Committee approves, yet doesn’t endorse, casino expansion bills
Proposals to expand casino gambling in Connecticut cleared the Public Safety and Security Committee on Wednesday in votes signifying a consensus that the bills were too big to die in committee, not a measure of the support for opening the state to commercial casinos off tribal tribal lands.
“It signifies how important this issue is, but it also highlights how divided the legislators are on this very important issue,” said Rep. Joseph Verrengia, D-West Hartford, co-chair of the committee. “That’s why the conversation needs to continue.”
Verrengia said he saw no consensus for competing Senate and House bills or the third option of doing nothing. The Senate bill would grant exclusive expansion rights to the state’s two federally recognized tribes, the Mashantucket Pequot and Mohegan tribal nations. The House bill would create a competition in 2018.
The tribes, owners of Foxwoods and Mohegan Sun, two of the world’s largest gambling resorts, want authorization to jointly develop a satellite casino in East Windsor to compete with the MGM Resorts International casino scheduled to open in Springfield in 2018.
A House bill favored by Verrengia would create an open competitive process to seek requests for proposals to open casinos elsewhere in the state, a measure widely interpreted as testing the interest in establishing a major gambling resort in lower Fairfield County to tap into the New York City market. It passed, 21-4.
MGM has fought the East Windsor bill, saying a no-bid process was illegal and left the state unable to strike the best deal for revenue sharing. It passed, 20-5.
The tribes currently have an exclusivity deal in which they pay 25 percent of gross slots revenue so long as the state does not allow slots or table games off their tribal lands.
An open question Wednesday was where the conversation about expanding casino gambling would continue in the General Assembly?
Verrengia and Sen. Tim Larson, D-East Hartford, a co-chair, said Gov. Dannel P. Malloy and the legislative leadership now must decide if they want to tackle the issue, or let one or both bills die from inaction. Larson said they need to “figure out, for lack of a better word, what their appetite is and which direction they should be going in.”
The tribes’ revenue sharing with the state reached a high of $430 million in 2007, the year before the great recession, fell to $262 million last year and is projected to shrink further in the face of growing competition in Massachusetts, Rhode Island and New York.
They say their proposal to jointly develop a casino at the site of a vacant Showcase Cinema off I-91 in East Windsor, not far from the state line and Springfield, is intended to blunt the loss of market share.
“They reached out to us and said, ‘Help us put a tourniquet on this bleeding.’ I think our committee has done that,” Larson said. “I think we’ll leave it up to leadership to figure out which direction the state of Connecticut should be going.”
“There are more than 9,000 jobs and millions in tax revenue at stake for the state,” said Rodney Butler, chairman of the Mashantucket Pequot tribal nation. “Today’s vote takes us one step closer to keeping both right here in Connecticut.”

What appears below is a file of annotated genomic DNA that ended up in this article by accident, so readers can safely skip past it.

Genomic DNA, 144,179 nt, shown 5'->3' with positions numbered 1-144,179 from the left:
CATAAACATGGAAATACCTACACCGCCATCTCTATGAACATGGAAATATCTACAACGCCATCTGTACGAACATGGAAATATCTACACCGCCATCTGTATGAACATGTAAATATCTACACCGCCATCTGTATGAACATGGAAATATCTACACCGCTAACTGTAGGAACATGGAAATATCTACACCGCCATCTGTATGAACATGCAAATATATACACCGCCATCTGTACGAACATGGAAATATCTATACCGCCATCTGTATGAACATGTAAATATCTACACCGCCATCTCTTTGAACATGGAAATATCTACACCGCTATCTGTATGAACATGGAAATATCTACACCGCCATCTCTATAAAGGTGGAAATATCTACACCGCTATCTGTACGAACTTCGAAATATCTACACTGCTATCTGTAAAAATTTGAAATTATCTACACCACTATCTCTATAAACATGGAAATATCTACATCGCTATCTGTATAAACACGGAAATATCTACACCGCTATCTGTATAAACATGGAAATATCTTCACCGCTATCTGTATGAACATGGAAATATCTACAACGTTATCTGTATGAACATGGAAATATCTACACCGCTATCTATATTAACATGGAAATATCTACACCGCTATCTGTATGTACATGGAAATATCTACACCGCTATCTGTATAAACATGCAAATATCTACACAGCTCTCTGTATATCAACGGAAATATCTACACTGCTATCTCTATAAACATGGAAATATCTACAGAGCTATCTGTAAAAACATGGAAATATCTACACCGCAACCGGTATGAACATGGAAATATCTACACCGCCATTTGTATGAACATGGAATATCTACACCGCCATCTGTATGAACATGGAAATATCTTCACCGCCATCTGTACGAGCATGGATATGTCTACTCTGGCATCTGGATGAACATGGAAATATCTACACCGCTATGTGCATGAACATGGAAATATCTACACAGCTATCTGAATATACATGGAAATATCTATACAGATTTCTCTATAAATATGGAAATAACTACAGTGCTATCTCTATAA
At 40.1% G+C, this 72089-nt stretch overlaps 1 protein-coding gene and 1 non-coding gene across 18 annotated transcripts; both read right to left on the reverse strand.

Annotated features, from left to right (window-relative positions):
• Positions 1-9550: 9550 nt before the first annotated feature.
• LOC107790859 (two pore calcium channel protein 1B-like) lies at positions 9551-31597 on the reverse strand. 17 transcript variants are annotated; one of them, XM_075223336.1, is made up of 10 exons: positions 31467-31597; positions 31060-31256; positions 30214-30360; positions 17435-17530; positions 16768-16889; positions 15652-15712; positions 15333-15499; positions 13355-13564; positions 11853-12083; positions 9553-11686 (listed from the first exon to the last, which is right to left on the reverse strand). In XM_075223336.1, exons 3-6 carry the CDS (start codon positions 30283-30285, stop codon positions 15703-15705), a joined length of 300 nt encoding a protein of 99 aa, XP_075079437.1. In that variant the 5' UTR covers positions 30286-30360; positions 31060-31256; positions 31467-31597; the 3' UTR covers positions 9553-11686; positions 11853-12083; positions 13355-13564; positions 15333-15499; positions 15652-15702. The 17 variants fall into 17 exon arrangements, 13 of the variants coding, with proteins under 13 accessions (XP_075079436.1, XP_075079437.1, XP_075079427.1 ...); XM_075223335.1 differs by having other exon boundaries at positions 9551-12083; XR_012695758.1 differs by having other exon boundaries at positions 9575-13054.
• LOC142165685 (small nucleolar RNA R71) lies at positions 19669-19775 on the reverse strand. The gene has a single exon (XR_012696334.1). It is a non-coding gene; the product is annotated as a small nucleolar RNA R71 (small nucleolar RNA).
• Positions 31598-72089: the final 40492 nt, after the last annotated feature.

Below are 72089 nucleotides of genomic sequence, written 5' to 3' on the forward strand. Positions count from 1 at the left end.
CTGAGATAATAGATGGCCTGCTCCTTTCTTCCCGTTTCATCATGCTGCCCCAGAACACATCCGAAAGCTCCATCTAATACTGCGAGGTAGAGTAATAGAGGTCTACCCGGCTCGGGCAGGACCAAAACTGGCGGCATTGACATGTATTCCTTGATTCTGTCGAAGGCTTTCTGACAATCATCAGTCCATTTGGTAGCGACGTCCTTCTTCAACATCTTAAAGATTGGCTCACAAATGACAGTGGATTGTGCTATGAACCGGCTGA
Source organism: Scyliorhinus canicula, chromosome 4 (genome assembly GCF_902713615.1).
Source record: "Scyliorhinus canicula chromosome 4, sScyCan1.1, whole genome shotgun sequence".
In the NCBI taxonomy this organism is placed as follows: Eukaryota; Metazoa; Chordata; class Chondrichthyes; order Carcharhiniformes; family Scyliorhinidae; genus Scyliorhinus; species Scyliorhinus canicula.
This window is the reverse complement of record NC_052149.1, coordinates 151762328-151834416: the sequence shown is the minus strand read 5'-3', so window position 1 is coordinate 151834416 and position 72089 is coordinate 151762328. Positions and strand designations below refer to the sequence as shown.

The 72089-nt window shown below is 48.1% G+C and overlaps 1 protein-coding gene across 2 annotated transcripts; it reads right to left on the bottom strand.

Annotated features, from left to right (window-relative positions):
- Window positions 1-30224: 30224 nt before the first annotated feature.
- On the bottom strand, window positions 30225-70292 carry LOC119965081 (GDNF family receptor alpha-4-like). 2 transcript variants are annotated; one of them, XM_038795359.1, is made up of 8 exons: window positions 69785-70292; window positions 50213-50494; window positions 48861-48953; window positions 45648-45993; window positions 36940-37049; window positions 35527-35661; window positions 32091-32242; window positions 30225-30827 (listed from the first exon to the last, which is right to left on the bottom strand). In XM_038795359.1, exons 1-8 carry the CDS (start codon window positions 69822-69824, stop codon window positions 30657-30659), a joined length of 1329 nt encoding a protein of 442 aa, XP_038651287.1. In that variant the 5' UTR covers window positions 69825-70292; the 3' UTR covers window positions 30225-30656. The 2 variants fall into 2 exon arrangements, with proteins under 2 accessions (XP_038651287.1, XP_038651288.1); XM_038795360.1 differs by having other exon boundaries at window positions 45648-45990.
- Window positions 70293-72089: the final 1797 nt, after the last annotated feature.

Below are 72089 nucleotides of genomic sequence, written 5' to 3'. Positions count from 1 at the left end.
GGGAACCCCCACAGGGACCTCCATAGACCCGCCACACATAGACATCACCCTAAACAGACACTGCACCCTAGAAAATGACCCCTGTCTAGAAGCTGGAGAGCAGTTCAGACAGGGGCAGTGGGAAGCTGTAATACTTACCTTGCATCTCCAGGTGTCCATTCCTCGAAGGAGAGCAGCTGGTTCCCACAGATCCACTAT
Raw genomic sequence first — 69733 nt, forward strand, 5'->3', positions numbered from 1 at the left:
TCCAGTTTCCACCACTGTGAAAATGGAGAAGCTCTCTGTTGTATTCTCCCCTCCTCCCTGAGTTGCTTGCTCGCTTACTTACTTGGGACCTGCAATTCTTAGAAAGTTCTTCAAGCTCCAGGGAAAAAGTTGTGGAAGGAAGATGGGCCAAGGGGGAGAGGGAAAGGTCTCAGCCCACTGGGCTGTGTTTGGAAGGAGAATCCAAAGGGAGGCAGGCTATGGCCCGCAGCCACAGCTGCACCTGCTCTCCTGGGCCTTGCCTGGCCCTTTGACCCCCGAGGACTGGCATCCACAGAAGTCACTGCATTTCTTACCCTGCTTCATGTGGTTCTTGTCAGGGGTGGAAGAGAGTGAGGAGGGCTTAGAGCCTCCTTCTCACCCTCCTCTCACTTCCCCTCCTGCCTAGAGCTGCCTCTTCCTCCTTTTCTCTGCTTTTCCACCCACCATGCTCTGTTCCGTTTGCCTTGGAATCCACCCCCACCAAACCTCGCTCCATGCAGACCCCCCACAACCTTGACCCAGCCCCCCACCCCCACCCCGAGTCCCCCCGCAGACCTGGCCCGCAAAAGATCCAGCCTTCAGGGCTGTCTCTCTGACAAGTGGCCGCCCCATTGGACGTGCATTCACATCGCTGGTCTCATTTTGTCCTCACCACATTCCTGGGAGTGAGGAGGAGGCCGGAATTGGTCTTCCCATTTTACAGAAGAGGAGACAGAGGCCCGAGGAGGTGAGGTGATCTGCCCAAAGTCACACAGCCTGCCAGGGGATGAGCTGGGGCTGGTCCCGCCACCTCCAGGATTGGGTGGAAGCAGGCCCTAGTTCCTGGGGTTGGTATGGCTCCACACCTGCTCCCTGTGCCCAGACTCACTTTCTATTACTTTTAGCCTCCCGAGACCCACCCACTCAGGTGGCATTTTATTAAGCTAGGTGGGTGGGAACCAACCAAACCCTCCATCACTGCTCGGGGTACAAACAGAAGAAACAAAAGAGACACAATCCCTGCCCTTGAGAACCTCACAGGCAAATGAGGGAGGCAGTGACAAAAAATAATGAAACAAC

On Monday, Attorney General George Jepsen delivered a formal opinion warning that allowing the tribes to jointly operate a casino off tribal lands would pose legal risks that “are not insubstantial” to the slots revenue annually shared with the state.
The eight-page analysis offered little reassurance to lawmakers who backed away from casino expansion in 2015 after Jepsen’s office first flagged the risks and complications of allowing the Pequots and Mohegans to develop the state’s first commercial casino without an open-bid process.
Rep. Daniel S. Rovero, D-Killingly, one of the committee members who opposed both bills, said Wednesday the attorney general’s opinion was sufficient reason to kill casino expansion without further debate or consideration by the full General Assembly. He called risking the current revenue sharing a bad gamble.
“I don’t want to take that chance,” Rovero said. “If I did, I should be at the casinos more often.”
Sen. Tony Guglielmo, R-Stafford, a co-chair, voted for both bills, but cast doubt he would back either if they came to a floor vote in the Senate. He said, “I just don’t think we need a third casino.”
MGM praised the committee for approving the competition bill, ignoring the East Windsor measure.
“The committee’s approval of the competitive bill reflects the realization that it offers Connecticut the best way to achieve the greatest reward with the least risk,” said Uri Clinton, a senior vice president. “A market-driven competitive bidding process is how Connecticut generates more revenue, creates more jobs, and drives greater economic development. And an open, transparent, competitive process removes the significant risks outlined by the attorney general that are inherent in a no-bid, non-competitive award that could jeopardize revenue streams critical to state and municipal budgets.”
Kevin Brown, the Mohegan tribal council chairman, said a competitive process in 2018 might yield nothing.
“Many people are promising many things this year,” Brown said. “What we are promising is real — it’s founded on an actual track record of partnership with both the state and every city and town in Connecticut, one we hope to continue in good standing for generations to come. We thank the committee for their vote today.”
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